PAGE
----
uHA (mmol/24 h)2 2.2 (1.9, 2.5)2.6 (2.4, 2.8)3.4 (2.8, 4.1)
 TG (mg/dL)
  Model A95 (86, 106)91 (82, 101)94 (84, 104)0.893 (83, 104)92 (82, 103)91 (81, 102)0.9
  Model B93 (84, 104)91 (82, 101)96 (86, 107)0.793 (84, 105)92 (82, 103)91 (81, 101)>0.9
  Conditional model93 (84, 104)90 (82, 101)96 (86, 107)0.893 (83, 104)91 (82, 102)91 (82, 103)0.9
 TC (mg/dL)
  Model A189 (179, 199)175 (165, 186)174 (164, 184)0.071185 (174, 196)180 (169, 192)178 (167, 189)0.2
  Model B188 (178, 199)176 (166, 186)174 (163, 184)0.1185 (173, 197)180 (169, 192)178 (167, 190)0.2
  Conditional model188 (178, 199)176 (166, 186)174 (163, 184)0.1184 (173, 196)180 (168, 191)179 (168, 191)0.3
 HDL-C (mg/dL)
  Model A68 (63, 73)63 (59, 68)63 (59, 68)0.267 (62, 73)63 (58, 69)65 (60, 70)0.5
  Model B69 (64, 74)63 (58, 68)62 (58, 67)0.168 (62, 73)63 (58, 69)65 (59, 70)0.4
  Conditional model69 (64, 74)63 (59, 68)62 (58, 67)0.168 (63, 73)64 (59, 69)64 (59, 69)0.3
 LDL-C (mg/dL)
  Model A101 (92, 109)89 (81, 98)93 (85, 102)0.296 (87, 106)95 (86, 105)95 (86, 105)0.6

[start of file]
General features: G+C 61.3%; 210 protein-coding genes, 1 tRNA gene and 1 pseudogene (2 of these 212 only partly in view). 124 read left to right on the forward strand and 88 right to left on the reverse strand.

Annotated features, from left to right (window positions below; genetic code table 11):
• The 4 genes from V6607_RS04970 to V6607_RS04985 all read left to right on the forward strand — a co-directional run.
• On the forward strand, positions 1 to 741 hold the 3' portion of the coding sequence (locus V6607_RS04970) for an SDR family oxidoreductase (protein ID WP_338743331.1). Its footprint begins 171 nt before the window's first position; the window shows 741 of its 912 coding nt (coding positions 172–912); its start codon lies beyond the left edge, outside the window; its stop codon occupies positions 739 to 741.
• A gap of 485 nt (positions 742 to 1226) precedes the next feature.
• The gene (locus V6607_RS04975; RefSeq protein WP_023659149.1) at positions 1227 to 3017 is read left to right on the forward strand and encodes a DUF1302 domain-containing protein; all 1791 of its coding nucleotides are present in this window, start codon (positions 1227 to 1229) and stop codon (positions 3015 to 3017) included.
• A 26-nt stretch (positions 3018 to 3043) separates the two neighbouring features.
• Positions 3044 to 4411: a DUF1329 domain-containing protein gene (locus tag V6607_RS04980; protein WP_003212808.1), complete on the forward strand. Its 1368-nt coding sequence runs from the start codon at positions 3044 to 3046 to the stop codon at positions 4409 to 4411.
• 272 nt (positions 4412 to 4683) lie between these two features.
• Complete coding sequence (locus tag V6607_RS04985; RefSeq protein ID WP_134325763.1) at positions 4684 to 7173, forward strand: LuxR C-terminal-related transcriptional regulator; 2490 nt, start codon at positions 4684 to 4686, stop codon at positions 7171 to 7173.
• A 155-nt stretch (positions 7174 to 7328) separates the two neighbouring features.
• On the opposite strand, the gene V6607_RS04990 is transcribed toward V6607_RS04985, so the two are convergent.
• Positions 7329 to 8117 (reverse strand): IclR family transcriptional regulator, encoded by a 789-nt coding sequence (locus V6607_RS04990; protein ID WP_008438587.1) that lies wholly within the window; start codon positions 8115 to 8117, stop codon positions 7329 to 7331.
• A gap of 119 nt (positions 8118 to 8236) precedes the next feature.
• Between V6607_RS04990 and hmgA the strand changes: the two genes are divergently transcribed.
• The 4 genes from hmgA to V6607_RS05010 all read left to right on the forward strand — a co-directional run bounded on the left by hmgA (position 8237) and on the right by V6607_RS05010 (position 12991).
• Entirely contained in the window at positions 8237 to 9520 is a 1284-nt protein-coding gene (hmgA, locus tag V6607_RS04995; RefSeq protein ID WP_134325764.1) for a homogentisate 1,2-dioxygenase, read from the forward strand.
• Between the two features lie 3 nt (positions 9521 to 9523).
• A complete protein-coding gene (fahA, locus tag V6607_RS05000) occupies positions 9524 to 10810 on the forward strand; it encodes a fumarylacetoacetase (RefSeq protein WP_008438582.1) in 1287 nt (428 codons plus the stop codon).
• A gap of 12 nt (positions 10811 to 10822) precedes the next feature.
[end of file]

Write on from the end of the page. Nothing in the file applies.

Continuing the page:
Model B100 (91, 109)90 (82, 99)93 (85, 102)0.396 (87, 106)95 (86, 105)96 (87, 106)0.7
  Conditional model100 (91, 109)90 (82, 99)93 (85, 102)0.395 (86, 105)94 (86, 104)97 (88, 107)0.8
1 Values are adjusted least-squares means (95% CIs) unless otherwise indicated. Linear trends (Ptrend) were obtained with linear regression models with FlavFVJ or uHA as a continuous variable. Model A with the predictor, FlavFVJ, adjusted for adult age at blood withdrawal, and energy intake (age- and sex-standardized residuals). Model A with the predictor, uHA, adjusted for adult age at blood withdrawal, and BSA (age- and sex-standardized residuals). Model B with the predictor, FlavFVJ, additionally adjusted for maternal gestational weight gain and adolescent added sugar intake (residuals on FlavFVJ intake). Model B with the predictor, uHA, additionally adjusted for full breastfeeding, smokers in the household and adolescent BSA. Conditional model, additionally adjusted for adult waist circumference. Transformations of variables for analysis: loge for uHA, loge loge for TG, square root for FlavFVJ, LDL-C and HDL-C. FlavFVJ, dietary flavonoids from fruit and vegetables including juices; HDL-C, high-density lipoprotein cholesterol; LDL-C, low-density lipoprotein cholesterol; TC, total cholesterol; TG, triglycerides; uHA, urinary hippuric acid; 2 values are unadjusted medians (25th, 75th percentiles).